"Sweeney Todd" and "The Elephant Man" two grisly tales of 19th century London, were the big winners at last night's 33rd Annual Tony Awards.
"Sweeney," the Stephen Sondheim/Harold Prince musical melodrama about a homicidal barber and his macabre accomplice, was cited for Best Musical, Best Book, Best Score and five other awards.
"The Elephant Man," Bernard Pomerance's play about a grossly deformed man rescued from a sideshow by a London surgeon in the 1890s, was named Best Play.
The Best Actress voting ended in a tie between Carole Shelley, as the actress who befriends "The Elephant Man," and Constance Cummings, the stroke victim in Arthur Kopit's "Wings."
Other principal winners were: Tom Conti, the charming paralysis victim of Brian Clark's "Whose Life Is It, Anyway?" as Best Actor; Angela Lansbury, a caterer to cannibals in "Sweeney Todd," as Best Actress (Musical), and Len Cariou, the "demon barber of Fleet Street" himself, as Best Actor (Musical).
For most of the nominees, the ceremonies at New York's Shubert Theater were charged with genuine and financially significant suspense - Tony Awards, like Oscars, have been known to keep struggling shows going and even, on occasion, to turn probable flops into modest hits.
But the Alexander Cohen-produced musical "I Remember Mama" knew ahead of time it would have a prominent place on the agenda of this Cohen-produced awards evening.
Star Liv Ullmann was scheduled as a recurring host, and composer Richard Rodgers had been picked to receive the special Lawrence Langner Award for Lifetime Achievement.
The result was that the ineligible "I Remember Mama" - neither a winner nor a nominee, but currently on Broadway - was able to claim a large share of the precious television exeposure.
Rodgers' award was preceded by two of his songs - written 54 years apart. Len Cariou sang a number from "The Garrick Gaieties of 1925," and Ullmann and her "I Remember Mama" stage family followed with the upbeat "A Little Bit More."
"A little bit more," said Walter Cronkite, appearing on the podium as if out of nowhere. "That's what Richard Rodgers has been giving us for a lifetime . . ." Cronkite then crossed to stage left to hand the special Lawrence Langner award to a waiting Rodgers, but the brisk pace of the evening would apparently brook no interruptions: Rodgers not only failed to speak but was on screen for only a few bare seconds.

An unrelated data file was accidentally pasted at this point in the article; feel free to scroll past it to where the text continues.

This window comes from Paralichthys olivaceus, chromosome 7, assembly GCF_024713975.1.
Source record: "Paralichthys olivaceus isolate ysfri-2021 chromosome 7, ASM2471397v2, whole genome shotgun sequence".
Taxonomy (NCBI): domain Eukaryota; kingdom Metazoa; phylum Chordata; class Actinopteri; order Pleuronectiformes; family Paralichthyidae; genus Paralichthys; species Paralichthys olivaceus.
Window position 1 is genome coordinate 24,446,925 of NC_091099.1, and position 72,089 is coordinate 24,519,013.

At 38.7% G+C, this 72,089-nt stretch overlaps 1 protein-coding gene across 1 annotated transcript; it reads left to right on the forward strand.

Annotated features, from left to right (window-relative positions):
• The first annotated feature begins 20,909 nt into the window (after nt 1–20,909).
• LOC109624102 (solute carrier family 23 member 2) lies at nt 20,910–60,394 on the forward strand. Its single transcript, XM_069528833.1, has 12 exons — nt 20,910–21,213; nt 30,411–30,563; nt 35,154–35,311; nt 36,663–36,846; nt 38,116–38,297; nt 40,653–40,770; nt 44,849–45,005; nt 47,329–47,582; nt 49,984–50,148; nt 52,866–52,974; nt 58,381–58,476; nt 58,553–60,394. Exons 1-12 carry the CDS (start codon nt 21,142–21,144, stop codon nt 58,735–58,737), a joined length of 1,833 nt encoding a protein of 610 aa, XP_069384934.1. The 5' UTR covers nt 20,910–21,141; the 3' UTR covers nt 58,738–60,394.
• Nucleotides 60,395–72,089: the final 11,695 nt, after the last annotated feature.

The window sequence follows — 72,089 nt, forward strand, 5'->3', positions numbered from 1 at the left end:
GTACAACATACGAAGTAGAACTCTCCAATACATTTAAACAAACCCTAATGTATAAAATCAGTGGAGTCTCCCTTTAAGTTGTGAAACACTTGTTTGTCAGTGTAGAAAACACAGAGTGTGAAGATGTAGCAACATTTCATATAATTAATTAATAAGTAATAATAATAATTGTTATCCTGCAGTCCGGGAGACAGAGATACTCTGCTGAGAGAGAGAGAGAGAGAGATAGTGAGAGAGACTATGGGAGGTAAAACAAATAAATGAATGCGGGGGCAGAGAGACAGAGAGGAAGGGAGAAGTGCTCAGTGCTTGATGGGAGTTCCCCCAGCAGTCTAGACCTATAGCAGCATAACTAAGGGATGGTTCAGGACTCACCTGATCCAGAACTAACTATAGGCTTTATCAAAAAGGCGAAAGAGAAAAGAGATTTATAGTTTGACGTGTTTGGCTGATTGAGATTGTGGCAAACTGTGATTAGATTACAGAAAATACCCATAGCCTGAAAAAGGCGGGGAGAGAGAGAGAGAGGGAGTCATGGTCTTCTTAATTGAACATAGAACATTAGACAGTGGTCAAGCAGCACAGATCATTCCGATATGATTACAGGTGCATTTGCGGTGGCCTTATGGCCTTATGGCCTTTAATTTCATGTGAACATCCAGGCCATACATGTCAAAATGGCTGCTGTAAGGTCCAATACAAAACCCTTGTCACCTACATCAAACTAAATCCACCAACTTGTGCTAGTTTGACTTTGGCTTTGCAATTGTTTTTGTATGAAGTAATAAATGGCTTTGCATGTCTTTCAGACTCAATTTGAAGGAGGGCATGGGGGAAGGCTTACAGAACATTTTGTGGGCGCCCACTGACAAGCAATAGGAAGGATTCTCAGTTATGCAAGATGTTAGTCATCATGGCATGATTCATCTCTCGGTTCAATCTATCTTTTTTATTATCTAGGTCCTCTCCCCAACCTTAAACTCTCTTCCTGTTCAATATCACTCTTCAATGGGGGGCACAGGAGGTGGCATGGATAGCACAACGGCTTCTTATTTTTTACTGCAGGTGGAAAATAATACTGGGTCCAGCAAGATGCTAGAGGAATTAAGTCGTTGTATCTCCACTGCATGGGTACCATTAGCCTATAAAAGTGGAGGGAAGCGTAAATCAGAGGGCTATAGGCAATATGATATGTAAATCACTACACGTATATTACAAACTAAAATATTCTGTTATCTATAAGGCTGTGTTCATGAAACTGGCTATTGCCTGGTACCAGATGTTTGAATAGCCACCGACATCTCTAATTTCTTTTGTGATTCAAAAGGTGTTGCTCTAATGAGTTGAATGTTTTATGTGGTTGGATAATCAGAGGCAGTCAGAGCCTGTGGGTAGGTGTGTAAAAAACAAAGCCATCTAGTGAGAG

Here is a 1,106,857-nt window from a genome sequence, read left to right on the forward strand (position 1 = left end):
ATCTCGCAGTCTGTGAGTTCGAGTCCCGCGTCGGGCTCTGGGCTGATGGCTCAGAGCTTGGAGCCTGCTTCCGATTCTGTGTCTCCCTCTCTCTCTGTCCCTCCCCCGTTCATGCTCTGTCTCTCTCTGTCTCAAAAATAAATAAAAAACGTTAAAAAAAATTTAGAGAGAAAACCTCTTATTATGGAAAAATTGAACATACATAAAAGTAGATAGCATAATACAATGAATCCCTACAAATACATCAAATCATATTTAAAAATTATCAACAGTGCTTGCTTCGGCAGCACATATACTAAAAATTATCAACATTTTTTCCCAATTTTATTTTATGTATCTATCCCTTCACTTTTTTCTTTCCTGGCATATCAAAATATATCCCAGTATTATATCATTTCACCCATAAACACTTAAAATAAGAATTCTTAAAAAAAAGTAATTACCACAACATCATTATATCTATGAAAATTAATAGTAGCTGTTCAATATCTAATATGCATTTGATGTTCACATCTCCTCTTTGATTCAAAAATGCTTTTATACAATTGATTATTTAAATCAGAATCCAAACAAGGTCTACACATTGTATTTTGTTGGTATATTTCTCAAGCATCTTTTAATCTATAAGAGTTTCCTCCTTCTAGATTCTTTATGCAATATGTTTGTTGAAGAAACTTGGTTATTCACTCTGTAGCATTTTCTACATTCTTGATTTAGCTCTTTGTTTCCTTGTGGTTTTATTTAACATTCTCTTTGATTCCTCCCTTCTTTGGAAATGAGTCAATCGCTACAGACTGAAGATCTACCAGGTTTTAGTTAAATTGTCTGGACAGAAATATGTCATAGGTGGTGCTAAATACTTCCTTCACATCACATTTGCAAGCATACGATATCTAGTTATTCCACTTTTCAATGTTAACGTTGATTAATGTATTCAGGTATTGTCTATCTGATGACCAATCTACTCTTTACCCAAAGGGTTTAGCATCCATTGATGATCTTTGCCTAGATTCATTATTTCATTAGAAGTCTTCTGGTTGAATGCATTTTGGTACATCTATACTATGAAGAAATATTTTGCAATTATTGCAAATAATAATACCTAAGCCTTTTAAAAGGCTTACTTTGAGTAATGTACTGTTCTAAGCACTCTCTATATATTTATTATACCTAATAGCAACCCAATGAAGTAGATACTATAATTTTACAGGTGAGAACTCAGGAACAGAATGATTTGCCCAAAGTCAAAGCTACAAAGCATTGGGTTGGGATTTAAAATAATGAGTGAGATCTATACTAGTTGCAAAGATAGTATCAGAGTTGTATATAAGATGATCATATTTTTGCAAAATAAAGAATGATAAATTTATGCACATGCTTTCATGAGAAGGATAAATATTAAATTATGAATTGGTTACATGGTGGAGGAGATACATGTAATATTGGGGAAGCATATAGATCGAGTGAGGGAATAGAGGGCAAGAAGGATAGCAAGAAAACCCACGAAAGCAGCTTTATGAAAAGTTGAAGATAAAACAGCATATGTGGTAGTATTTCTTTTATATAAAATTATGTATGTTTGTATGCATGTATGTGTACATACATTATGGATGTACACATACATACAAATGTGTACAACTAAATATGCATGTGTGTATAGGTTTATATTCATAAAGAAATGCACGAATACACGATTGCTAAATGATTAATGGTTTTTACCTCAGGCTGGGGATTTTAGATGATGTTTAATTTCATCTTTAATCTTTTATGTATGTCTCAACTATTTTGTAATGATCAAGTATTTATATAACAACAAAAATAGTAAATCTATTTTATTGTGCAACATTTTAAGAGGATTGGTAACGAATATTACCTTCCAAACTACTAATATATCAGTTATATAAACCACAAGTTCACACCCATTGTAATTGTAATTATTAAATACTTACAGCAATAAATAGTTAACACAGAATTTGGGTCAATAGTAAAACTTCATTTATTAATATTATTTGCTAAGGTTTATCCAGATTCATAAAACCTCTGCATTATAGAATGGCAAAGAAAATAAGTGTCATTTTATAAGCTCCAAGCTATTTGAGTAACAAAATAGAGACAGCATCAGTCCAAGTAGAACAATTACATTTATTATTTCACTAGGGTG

This year's ceremonies were the 13th consecutive Tonys to be produced by Cohen and the 13th to be televised. But audience ratings have ranged from meager to miserable, which may explain last night's hard-nosed, entertainment-sapping effort to contain the show (almost) to its prescribed hour and a half.
The awards were established 32 years ago and named after the late Antoinette (Tony) Perry, actress, producer and executive director of the American Theater Wing.
The main criterion for being cast as a host, hostess or presenter was, as usual lately, TV or movie stardom, with recent stage experience preferred but not scrutinized too closely.
Accordingly, the faces seen last night included those of Henry Fonda, Ron Liebman, Dick Van Dyke, Jack Lemmon, Tom Bosley and Georgia Engel.
The presentation speeches were built around an improbable series of explanations for alleged backstage superstitious. Lemmon, for instance, sought to explain why performers are (or so he claimed) absolutely forbidden to whistle in the theater.